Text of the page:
People and businesses flouting the state’s public health order could face fines of up to $10,000 from San Benito County.
The county supervisors, however, delayed implementation of the ordinance July 21, and will instead consider a modified version on Aug. 4.
The supervisors voted 4-1 to postpone their decision, with Supervisor Peter Hernandez dissenting.
An increasing number of businesses and activities within the county have been disregarding the state’s health order in response to Covid-19, according to the proposed “Covid-19 Administrative Penalty Ordinance.”
“These violations present a serious and immediate risk to public health and safety, contributing greatly to the likelihood of a crisis that will cause many preventable illnesses and deaths,” the ordinance reads. “These violations also jeopardize local social and economic wellbeing, increasing the potential for renewed curtailment of business operations, school closures and activity restrictions.”
The ordinance proposes fines of up to $500 for “non-commercial” violations, and up to $10,000 for commercial activities. Fine amounts would be determined by the severity of the violation and other factors.
Many county residents spoke during the meeting, whether in person or on the phone, during a one-hour public comment period. Most expressed outrage over the ordinance, while others lambasted the state’s facial covering requirement and other orders, with one resident even comparing Gov. Gavin Newsom to Adolf Hitler.
Resident Monicca Cross said the county needs to act logically and look at the numbers of Covid-19 in San Benito County. According to San Benito County Public Health Services, the county had five confirmed Covid-19 cases during the week of July 12-18, with 40 the week before. Two have died since the outbreak began in early March.
However, the county’s positivity rate hit a record at nearly 12 percent during the week of July 5-11, according to health officials.
“In San Benito County, we have been compliant with masking and social distancing, and still cases are increasing exponentially,” Cross said. “This type of surveillance that you are suggesting is dangerous and unnecessary. It is incomprehensible that we are destroying our small businesses based on these numbers.”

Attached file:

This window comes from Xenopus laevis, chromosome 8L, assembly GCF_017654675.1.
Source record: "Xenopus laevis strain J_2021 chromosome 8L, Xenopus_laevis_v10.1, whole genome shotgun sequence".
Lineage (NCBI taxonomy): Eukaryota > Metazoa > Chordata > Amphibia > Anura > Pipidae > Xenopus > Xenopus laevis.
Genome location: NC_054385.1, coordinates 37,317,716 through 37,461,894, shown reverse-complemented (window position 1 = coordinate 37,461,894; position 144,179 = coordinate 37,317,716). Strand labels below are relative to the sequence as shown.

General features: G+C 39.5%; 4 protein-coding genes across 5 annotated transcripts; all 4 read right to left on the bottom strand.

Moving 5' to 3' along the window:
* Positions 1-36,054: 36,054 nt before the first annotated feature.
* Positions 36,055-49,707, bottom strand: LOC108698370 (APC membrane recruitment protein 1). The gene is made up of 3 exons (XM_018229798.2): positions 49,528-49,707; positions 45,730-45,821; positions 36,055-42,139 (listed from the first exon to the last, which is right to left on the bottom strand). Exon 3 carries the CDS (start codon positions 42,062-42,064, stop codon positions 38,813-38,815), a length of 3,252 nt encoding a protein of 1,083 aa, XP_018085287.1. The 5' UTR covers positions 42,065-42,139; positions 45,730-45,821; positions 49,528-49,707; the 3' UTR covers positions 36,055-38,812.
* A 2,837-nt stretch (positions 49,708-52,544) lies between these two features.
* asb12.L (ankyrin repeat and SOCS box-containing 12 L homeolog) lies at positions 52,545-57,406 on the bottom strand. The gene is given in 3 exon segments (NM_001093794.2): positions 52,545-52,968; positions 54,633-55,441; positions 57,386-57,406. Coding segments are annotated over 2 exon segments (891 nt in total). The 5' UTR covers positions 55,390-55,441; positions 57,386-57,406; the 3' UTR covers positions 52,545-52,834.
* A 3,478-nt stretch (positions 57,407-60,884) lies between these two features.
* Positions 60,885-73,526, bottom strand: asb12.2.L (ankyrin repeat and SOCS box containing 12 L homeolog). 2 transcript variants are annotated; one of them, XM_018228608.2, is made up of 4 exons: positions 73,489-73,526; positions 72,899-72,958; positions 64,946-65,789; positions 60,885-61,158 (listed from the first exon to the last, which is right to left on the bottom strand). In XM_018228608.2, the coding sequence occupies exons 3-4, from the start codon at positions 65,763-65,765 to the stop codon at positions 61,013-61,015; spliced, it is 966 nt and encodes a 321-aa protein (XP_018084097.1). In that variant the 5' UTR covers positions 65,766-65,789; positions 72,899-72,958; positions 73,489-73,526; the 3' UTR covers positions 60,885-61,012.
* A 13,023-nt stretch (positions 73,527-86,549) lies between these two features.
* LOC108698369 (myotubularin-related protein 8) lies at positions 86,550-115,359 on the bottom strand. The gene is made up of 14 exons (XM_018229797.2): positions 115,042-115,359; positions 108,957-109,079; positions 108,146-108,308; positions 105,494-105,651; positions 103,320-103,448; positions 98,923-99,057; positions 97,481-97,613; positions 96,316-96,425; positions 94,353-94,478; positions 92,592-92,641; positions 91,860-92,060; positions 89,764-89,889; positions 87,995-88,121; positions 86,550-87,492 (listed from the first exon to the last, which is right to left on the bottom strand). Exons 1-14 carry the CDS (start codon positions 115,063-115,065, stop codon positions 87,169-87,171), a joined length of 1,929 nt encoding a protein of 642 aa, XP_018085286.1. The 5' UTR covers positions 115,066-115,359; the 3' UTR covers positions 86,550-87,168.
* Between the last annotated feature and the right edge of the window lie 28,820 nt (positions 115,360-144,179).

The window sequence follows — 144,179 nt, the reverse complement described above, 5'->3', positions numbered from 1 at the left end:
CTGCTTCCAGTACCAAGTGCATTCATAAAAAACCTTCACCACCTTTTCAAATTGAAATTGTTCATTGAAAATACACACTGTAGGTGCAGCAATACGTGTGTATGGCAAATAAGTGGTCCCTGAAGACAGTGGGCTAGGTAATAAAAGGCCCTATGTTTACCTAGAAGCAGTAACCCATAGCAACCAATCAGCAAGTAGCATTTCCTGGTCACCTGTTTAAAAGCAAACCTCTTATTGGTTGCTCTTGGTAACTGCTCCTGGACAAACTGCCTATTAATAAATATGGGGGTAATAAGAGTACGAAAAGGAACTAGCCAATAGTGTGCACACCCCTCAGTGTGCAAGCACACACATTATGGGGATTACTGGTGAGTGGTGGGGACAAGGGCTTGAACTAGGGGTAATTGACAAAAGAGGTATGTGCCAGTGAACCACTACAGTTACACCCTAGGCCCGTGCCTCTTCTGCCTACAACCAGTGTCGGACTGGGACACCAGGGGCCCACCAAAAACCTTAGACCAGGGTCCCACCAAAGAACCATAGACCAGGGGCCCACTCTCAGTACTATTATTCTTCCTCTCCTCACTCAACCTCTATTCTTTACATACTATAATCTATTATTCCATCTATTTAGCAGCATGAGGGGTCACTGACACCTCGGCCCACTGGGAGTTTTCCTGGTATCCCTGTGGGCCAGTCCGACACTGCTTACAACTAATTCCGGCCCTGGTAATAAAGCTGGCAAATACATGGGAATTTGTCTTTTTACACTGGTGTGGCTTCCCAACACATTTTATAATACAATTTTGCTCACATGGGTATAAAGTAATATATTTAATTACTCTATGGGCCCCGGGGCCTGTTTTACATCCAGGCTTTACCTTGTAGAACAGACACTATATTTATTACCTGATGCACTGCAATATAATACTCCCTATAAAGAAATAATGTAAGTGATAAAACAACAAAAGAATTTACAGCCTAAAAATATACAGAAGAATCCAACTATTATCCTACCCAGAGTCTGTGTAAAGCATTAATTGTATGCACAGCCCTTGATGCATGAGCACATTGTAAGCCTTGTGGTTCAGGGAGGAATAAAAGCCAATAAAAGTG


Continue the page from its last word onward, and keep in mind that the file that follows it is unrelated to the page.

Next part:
Hollister resident Melissa Gong, however, pointed to the “anti-mask movement” as a cause for the rise in cases.
“While having an ordinance that is going to restrict gatherings seems severe and intrusive, it’s what is necessary,” she said. “Yes, you can bring your parents groceries. Yes, you can have small gatherings, but you don’t need to have raging backyard parties with bounce houses which is what’s been going on.”
Supervisor Mark Medina said he needed to study the ordinance further and suggest revisions.
“At this time there’s too much grey area,” he said. “There’s too many unknowns. There’s too many doubts.”
Supervisor Anthony Botelho said he was concerned that by not passing such an ordinance, the county would be in danger of losing funding under the federal Coronavirus Aid, Relief and Economic Security Act.
“We aren’t looking to close down businesses,” he said. “Every ordinance has to have a little bit of enforcement capability.”
Hernandez, who voted against postponing the board’s decision, said he “strongly disagreed” with Botelho.
“Whether intentional or not, [Newsom’s] rules are doing more damage than good,” he said. “That’s what I’m hearing from the public.”